David Cameron has insisted his coalition with the Liberal Democrats will "last the course" until next year's general election.
Despite that latest outbreak of feuding between the coalition partners over knife crime and free school meals, Mr Cameron said he continued to enjoy good relations with Deputy Prime Minister Nick Clegg.
"We have a working relationship because we are both committed to the long-term economic plan we have put in place for Britain to turn our economy round. We know that we have to make the coalition work for Britain," he told Sky News's Murnaghan programme.
While he acknowledged that there were "tensions and pressures" within the coalition, he added: "This coalition Government will last the course, will keep getting the job done and at the next election people can decide, I hope, for a Conservative-only government."
Mr Cameron insisted that he would not abandon his target to reduce the level of net migration into Britiain to the tens of thousands by the time of the general election, despite growing evidence that it will not be met.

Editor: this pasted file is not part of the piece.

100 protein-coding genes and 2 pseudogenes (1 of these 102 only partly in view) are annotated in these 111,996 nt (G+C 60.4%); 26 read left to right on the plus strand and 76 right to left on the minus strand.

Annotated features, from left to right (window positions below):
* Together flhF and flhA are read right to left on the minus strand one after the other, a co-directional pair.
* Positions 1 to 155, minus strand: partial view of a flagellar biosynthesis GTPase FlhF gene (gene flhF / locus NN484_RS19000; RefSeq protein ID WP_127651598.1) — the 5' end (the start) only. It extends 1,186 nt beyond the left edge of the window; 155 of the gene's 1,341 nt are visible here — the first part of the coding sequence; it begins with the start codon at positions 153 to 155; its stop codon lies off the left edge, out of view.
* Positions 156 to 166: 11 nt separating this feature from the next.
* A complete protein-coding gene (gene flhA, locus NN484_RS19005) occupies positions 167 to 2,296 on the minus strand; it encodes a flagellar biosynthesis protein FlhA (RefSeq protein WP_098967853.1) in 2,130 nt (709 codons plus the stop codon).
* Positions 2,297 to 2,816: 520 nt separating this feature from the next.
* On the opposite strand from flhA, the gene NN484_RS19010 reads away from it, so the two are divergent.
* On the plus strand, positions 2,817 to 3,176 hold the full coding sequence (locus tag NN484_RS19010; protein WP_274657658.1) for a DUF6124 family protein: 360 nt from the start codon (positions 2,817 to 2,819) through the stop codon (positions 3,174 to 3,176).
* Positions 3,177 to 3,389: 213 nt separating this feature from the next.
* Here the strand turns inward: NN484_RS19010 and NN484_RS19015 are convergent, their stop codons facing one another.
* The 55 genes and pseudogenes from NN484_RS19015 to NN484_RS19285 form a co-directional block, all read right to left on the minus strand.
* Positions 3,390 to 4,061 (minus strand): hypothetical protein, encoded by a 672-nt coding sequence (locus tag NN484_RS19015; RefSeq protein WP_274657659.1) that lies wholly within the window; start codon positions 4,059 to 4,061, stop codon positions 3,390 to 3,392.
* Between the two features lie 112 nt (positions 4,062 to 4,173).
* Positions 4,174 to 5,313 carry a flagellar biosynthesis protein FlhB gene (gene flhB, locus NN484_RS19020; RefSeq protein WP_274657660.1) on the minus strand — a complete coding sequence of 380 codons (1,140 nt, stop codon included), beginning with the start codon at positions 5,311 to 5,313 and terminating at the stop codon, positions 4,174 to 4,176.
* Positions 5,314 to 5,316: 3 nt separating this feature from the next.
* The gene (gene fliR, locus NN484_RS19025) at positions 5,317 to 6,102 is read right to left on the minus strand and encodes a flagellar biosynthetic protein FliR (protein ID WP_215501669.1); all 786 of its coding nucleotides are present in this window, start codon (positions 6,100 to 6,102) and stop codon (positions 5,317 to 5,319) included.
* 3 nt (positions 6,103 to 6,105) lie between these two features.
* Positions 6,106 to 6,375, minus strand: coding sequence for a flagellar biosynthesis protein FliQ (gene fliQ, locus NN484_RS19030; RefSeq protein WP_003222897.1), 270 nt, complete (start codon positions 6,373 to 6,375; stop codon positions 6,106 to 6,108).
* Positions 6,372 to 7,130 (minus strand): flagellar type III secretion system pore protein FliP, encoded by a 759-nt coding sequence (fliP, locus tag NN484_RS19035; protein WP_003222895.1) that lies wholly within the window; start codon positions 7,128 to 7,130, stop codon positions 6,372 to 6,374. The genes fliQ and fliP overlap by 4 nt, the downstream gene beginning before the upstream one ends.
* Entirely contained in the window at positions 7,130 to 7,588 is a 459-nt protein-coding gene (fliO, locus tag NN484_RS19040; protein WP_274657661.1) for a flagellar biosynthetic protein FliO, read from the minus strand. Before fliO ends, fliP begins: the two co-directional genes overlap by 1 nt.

"We are working towards it. We are doing everything we can to make sure that we can to deliver it. We should continue to do that," he said.
However, he said that figures were coming under pressure due to the continuing problems in the eurozone.
"Obviously, as a growing economy, we have seen with the weakness of the eurozone quite a lot of people coming from France and Spain and Italy into the UK," he said.
Labour leader Ed Miliband, when asked if he would match Mr Cameron's net migration target, told Sky News: "That's a false promise. He's miles away from his promise.
"I think what politicians should not be doing is making promises on immigration they cannot keep.
"I've changed Labour's approach on immigration. Look, in the past we know Labour seemed dismissive of people's concerns.
"We were wrong. It was actually our attitude which was wrong and needed to change and I've changed that."